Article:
FLORENCE — Pinal County government services will be a lot closer for thousands of western Pinal residents in a few months as new county office buildings come online.
The new San Tan Valley complex at 31505 N. Schnepf Road will offer neighbors something they’ve typically had to travel out-of-town for — a public library. Including a library was something of a last-minute decision for that building, but “we were able to accommodate that relatively easily,” Deputy County Manager Himanshu Patel said in an interview with PinalCentral.
Other county offices aren’t settling for less to make room for the library. The building already included room for future growth, “so we just reprogrammed it,” Patel said. County staff worked with the architect to create a large open area, plus some work spaces and program areas for the library, which will be operated by the Pinal County Library District.
Other county offices in the complex will be for the sheriff, recorder, assessor, treasurer, development services, adult and juvenile probation officers, and others. The building is set to be finished at the end of February.
Finished at about the same time or sooner will be the new two-story Development Services building in Florence. With that building’s completion, about 75% of the old Building F will be demolished for parking spaces. The remainder of the old building will be remodeled for a new Pinal County Emergency Operations Center and public hearing room.
This six-month remodeling project will begin in March after Development Services staff are in the new building. Between the new EOC and the new Development Services will be a new pedestrian courtyard made possible by the closure of a section of Florence Street, Patel said.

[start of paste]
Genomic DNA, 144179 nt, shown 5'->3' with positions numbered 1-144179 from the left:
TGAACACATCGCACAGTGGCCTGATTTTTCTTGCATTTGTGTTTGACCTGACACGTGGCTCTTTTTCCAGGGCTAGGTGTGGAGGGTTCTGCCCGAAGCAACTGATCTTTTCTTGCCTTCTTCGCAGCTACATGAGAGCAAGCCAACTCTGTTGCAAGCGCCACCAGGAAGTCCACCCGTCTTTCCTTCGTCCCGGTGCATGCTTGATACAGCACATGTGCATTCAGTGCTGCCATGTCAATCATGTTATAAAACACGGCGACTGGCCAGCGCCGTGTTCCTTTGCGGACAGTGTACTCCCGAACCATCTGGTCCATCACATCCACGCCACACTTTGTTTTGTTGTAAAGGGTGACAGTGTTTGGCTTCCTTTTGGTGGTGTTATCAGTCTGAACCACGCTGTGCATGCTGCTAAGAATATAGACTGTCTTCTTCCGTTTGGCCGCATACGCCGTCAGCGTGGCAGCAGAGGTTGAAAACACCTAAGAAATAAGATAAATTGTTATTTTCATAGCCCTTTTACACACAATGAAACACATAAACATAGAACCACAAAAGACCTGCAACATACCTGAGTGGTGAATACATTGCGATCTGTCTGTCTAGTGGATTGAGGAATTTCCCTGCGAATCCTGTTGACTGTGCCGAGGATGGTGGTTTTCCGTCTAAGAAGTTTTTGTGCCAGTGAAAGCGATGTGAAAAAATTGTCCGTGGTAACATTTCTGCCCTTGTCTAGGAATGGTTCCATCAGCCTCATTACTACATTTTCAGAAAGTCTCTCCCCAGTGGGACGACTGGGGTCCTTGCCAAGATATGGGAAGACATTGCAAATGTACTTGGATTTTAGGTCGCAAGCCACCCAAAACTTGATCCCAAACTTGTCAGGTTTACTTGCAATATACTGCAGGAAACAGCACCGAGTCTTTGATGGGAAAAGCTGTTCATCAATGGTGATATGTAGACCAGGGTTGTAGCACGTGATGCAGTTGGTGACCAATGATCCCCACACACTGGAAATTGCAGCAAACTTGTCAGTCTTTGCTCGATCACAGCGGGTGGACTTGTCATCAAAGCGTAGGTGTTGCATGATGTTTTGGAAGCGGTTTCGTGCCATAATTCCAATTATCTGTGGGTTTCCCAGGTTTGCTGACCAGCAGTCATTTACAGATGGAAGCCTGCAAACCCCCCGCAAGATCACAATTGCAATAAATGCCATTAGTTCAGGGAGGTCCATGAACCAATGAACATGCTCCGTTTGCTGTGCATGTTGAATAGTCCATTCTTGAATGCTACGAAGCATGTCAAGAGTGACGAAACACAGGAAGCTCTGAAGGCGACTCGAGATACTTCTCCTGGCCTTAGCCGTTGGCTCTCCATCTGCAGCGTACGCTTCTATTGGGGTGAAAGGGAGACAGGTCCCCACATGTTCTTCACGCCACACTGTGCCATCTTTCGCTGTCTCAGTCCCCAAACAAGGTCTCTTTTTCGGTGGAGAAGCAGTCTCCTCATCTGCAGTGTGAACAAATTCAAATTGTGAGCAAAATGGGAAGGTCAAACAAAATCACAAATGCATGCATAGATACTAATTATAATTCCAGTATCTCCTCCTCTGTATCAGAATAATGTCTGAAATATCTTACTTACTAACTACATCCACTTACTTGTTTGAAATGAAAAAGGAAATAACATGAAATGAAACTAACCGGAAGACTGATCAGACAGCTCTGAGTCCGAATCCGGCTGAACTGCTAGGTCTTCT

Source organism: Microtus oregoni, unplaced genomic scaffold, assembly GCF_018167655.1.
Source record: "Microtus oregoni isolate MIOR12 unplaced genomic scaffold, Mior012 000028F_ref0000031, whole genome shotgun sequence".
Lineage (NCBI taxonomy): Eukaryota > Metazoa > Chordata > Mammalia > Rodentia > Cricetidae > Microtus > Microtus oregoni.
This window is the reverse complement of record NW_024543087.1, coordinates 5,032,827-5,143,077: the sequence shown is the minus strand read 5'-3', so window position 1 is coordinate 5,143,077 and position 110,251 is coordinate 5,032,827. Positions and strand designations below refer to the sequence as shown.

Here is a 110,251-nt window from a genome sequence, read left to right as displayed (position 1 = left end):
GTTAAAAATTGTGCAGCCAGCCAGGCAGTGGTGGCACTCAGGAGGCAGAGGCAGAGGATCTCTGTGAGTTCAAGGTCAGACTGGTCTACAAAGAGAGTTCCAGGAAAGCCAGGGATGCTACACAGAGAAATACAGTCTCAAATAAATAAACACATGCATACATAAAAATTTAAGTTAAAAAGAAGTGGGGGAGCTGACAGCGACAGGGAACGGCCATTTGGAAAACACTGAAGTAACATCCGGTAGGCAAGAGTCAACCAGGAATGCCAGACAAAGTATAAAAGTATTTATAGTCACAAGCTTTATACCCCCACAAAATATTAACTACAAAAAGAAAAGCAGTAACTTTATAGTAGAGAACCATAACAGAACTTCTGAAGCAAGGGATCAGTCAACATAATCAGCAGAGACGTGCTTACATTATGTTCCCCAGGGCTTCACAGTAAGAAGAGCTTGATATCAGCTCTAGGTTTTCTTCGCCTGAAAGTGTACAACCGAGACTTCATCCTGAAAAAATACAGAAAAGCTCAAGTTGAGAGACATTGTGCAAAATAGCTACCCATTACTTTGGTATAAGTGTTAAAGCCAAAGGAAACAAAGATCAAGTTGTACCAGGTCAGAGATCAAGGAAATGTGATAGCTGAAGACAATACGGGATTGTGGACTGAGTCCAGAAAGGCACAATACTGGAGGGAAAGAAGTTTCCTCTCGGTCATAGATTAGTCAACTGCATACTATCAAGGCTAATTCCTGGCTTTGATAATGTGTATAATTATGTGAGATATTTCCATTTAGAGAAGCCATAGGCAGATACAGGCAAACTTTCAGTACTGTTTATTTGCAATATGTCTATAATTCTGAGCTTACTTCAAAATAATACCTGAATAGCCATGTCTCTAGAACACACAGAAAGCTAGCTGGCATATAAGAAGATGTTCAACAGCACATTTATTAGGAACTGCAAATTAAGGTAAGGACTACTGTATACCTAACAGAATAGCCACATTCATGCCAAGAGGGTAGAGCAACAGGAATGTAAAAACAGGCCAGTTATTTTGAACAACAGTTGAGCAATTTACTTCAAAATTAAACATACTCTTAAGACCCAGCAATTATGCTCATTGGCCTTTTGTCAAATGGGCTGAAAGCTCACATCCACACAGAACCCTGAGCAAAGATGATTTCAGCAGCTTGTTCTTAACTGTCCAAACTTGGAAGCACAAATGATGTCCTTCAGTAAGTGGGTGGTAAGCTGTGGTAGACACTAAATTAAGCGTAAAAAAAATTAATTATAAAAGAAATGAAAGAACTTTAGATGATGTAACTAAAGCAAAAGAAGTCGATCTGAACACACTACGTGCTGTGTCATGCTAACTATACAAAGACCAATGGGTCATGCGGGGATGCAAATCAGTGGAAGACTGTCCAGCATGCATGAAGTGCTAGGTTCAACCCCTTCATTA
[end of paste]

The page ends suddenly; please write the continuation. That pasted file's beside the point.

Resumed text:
The Maricopa complex, in that city’s Heritage District, recently experienced a one-week delay “but we’re back on track” and the building is set for completion in late March, Patel said. The contractor is aiming for a May 30 completion date on the new five-story Pinal County Attorney’s Office next to the courthouse on Jason Lopez Circle in Florence.
These new office buildings are being paid for by a $63 million bond issue the Board of Supervisors approved in 2019. The bonds are being repaid over a 30-year period so that future taxpayers will share in the cost.
As the county prepares to equip and staff these new buildings, it is working to get out from under an aging one. The county is looking to sell its complex on Central Avenue in Florence, the former county hospital that was later used for Public Health offices and Justice Court. The Public Defender’s Office remains there today. “It’s important for us to get a good handle on what the town would like to see there as well as how it could benefit the community,” Patel said.